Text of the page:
Refers to carriers that make a lot of smaller pickups and deliveries for multiple customers as opposed to hauling one big load of freight for one customer. This type of hauling is normally done by companies with terminals scattered throughout the country where freight is sorted before being moved on to its destination.

LTL carriers include:

  • FedEx Freight
  • Con-way
  • YRC Freight
  • UPS
  • Old Dominion
  • Estes
  • Yellow-Roadway
  • ABF Freight
  • R+L Carrier
6 string rhythm's Comment
member avatar

Yep, you should look into local Chris. You didn't add your location, so I don't know where you are, but location is the biggest thing in regard to local truck driving opportunities. Location will trump experience. Heavy C is right, that 1-2 years experience isn't as prevalent anymore, or strictly adhered to.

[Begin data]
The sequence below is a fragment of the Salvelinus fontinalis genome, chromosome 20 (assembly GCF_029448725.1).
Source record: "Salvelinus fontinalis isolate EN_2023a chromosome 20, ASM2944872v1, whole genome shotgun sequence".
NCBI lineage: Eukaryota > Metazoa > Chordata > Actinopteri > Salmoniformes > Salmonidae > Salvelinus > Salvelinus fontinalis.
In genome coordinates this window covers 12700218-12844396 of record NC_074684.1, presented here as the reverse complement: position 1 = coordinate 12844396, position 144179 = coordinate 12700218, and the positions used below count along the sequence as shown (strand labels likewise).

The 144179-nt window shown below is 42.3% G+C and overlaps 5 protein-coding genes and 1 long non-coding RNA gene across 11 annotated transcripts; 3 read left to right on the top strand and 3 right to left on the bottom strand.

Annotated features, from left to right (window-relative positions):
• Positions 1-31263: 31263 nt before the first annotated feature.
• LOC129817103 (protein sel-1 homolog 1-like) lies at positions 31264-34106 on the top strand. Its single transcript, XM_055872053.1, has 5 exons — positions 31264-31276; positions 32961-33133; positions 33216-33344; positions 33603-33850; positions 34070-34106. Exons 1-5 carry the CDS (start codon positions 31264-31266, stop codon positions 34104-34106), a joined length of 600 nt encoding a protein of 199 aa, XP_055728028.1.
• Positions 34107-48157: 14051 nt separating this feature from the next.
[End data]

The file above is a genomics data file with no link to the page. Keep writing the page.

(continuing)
I'm a linehaul driver for an LTL company. I love trucking, but love my family and hometime much more. I get home every day, and have 2 days off a week. Granted, I had to start with being out 4 days out of my 5 day work week, but that was a temporary sacrifice. I also work an average of 10-12 hours a day (technically it's nights, since most linehaul gigs are night shift), sometimes 14, but it's worth it to have a great job and support my family. I work hard 5 days a week, and enjoy time off 2 days a week, and I'm paid well. I don't sleep at truck stops, I don't deal with shippers and receivers since I'm linehaul, and I get to leave work at work and enjoy having a family life. In a nutshell, I don't have a lifestyle as a trucker, I have a trucking job.